Wednesday, November 01, 2006

Gapping the bridge.

One might ask the question, if roads and bridges aren't paid for by a government's general fund, from what revenue source should roads and bridges maintenance be paid? According to the City of Seattle, the answer is "Your shoe's untied! Look, shiny things!"

Proposition 1, which will raise a projected $325 million over the nine year life of the levy, is supposed to take care of the "routine maintenance" and "basic repairs" of "1,500 lane miles of arterial streets, 150 bridges, signs and sidewalks representing an economic asset of over $8 billion." All of this is from an admitted "backlog of maintenance work". Howls of revenue strangulation most often accompany any question about the need for new taxes to pay for this backlog of maintenance.

The City needs additional sources of tax revenue. In recent years, court decisions and public initiatives have restricted the City’s sources of tax revenue to fund transportation. In 1995 the Washington State Supreme Court declared the City’s residential street utility charge unconstitutional, reducing City revenue for transportation projects by $13 million per year. In 2002, voters statewide approved Initiative 776 which eliminated the vehicle license fee, a fee that generated $5 million per year to the City for transportation purposes. The state shared gas tax revenues for Seattle do not keep up with inflation due to annexations and incorporations.
Yes, there have been specific tax revenue streams which have been tightened or removed. In one case, a tax revenue stream was removed (noted in the quote above) because it was an illegal tax!

All of this is generally endemic of municipalities reliance on special, targeted taxes to pay for what should be basic infrastructure expenditures paid out of the general fund. So, what we have is a city placing illegal taxes on its citizens, then when the State Courts reverse those taxes, the city cries that their revenue stream has been "cut". B.S.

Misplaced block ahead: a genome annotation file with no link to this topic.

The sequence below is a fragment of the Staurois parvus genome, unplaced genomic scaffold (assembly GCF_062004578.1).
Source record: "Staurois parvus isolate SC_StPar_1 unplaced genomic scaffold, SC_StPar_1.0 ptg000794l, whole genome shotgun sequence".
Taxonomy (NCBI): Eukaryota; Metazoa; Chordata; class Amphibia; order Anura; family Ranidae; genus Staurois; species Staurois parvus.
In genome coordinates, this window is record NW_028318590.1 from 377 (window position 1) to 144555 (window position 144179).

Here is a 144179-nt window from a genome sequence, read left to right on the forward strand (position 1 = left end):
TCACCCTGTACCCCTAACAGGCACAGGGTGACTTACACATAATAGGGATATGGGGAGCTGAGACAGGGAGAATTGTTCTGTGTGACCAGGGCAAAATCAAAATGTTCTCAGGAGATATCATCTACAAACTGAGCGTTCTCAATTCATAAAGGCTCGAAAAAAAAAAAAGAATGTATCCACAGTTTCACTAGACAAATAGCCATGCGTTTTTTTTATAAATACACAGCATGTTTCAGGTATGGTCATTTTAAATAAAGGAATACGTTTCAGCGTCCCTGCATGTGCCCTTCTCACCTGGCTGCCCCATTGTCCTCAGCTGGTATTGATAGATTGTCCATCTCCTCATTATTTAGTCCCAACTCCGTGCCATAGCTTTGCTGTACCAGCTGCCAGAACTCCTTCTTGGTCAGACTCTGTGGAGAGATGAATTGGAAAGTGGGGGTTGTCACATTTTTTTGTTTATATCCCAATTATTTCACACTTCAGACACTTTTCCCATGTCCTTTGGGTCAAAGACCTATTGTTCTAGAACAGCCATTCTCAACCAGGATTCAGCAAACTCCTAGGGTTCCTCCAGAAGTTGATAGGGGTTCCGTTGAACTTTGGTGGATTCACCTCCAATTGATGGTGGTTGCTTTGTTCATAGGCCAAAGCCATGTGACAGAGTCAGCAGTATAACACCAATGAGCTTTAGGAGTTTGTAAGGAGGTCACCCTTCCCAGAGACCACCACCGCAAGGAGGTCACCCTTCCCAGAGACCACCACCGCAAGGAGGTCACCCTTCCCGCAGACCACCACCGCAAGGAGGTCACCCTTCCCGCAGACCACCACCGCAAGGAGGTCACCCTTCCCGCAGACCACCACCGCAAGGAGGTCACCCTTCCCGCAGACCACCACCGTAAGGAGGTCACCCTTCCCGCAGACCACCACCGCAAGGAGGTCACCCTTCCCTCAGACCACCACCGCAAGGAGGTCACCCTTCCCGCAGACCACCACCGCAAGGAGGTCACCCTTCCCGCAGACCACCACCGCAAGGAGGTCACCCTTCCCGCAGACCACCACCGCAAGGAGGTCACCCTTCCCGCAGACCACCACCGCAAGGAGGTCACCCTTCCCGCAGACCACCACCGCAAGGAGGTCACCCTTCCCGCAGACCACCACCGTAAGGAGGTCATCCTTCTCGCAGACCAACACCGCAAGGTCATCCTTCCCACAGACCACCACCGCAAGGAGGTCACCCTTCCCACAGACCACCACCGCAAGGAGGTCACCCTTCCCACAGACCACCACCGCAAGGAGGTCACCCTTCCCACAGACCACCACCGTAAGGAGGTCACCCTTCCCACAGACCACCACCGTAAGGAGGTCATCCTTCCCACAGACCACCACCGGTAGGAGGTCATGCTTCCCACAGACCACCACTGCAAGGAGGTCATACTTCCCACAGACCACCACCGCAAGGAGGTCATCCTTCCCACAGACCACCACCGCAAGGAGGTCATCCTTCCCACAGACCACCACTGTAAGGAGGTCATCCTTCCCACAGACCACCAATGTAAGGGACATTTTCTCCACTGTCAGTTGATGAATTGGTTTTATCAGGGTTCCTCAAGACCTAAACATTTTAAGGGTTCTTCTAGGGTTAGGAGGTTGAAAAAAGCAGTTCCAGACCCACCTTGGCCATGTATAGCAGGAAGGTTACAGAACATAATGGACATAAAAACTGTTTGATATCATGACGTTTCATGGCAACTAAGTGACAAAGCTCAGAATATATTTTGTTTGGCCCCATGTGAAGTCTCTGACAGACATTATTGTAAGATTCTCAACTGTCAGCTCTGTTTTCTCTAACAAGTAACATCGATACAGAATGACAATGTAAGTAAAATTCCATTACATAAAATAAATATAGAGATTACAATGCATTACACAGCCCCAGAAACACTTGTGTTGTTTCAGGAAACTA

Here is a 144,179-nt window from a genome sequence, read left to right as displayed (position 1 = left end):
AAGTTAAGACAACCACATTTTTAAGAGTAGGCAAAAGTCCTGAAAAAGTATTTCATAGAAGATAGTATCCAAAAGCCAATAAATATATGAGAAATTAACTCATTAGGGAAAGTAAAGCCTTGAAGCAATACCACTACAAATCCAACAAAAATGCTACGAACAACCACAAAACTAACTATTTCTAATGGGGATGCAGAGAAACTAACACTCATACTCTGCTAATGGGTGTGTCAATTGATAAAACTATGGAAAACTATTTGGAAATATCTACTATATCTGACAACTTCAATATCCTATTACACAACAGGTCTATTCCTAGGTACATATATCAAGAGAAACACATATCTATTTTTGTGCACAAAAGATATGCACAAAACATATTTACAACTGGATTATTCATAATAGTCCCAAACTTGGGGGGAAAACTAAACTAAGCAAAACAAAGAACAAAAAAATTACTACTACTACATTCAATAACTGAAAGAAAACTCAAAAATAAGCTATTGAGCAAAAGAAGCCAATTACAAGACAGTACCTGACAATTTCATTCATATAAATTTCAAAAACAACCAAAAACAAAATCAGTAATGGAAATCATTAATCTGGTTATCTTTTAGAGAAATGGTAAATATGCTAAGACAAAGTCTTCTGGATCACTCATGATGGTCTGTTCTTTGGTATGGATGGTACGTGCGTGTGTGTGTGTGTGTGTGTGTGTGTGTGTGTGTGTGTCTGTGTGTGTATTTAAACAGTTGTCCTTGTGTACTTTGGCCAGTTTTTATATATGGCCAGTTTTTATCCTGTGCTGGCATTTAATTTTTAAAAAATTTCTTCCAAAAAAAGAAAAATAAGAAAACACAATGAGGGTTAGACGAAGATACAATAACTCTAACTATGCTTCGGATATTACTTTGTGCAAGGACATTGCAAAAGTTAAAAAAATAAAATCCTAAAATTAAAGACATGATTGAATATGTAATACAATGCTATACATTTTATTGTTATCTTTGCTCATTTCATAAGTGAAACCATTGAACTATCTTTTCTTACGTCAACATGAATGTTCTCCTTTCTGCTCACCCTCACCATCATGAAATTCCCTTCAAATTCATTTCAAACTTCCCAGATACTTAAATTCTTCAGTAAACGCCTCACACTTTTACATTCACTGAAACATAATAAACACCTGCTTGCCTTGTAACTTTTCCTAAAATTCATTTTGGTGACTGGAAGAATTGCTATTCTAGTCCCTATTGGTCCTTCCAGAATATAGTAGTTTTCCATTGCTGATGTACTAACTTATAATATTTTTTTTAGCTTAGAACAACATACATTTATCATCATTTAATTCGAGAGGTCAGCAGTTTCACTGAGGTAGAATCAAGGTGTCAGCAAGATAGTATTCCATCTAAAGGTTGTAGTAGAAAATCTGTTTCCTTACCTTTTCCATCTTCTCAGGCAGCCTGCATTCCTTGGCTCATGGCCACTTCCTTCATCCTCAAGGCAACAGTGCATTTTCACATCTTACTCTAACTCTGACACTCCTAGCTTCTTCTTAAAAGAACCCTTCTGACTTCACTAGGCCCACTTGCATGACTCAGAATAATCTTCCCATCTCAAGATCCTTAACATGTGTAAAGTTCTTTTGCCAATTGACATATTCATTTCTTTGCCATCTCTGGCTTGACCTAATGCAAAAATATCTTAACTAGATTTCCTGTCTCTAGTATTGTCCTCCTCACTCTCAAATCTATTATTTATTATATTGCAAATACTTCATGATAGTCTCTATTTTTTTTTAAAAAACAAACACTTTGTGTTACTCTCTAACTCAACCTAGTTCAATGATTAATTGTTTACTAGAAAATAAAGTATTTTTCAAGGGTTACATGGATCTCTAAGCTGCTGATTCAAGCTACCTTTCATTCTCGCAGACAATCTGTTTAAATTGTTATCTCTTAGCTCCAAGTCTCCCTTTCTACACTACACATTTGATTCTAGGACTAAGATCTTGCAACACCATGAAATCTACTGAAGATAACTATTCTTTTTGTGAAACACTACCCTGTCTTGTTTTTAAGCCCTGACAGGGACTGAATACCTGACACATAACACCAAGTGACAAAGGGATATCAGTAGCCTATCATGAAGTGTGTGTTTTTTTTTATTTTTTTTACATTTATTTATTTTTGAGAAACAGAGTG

First off, from the rather large lens called "general revenues", the Seattle bankroll has nearly doubled [see Executive Summary] in size (with adjustment for inflation) since 1980 with a population which has shown relatively small growth:

While the street maintenance backlog has been growing, the city's total tax collections have increased on a year-to-year basis for more than a quarter century. Seattle's General Fund budget, adjusted for inflation, has more than doubled since 1980, when it was $156 million. While the amount of revenue the city collects has increased sharply over 25 years, the city's population has remain constant at around 560,000 people.

According to the the Washington Policy Center, Seattle residents are currently burdened with no less than sixteen levies totaling approximately $1.4 billion dollars.

What is the most annoying factor of any property tax rate increase is that property taxes increase without the rate being bumped. In fact all taxes tied to the 'value' of a thing rise as the economy expands. This way, government could expand in proportion to the economy.

There's also the other issue that I've long suspected is the real reason for this levy: It's a way for Greg Nickels to start bankrolling his beloved tunnel project which is coming against increased opposition.

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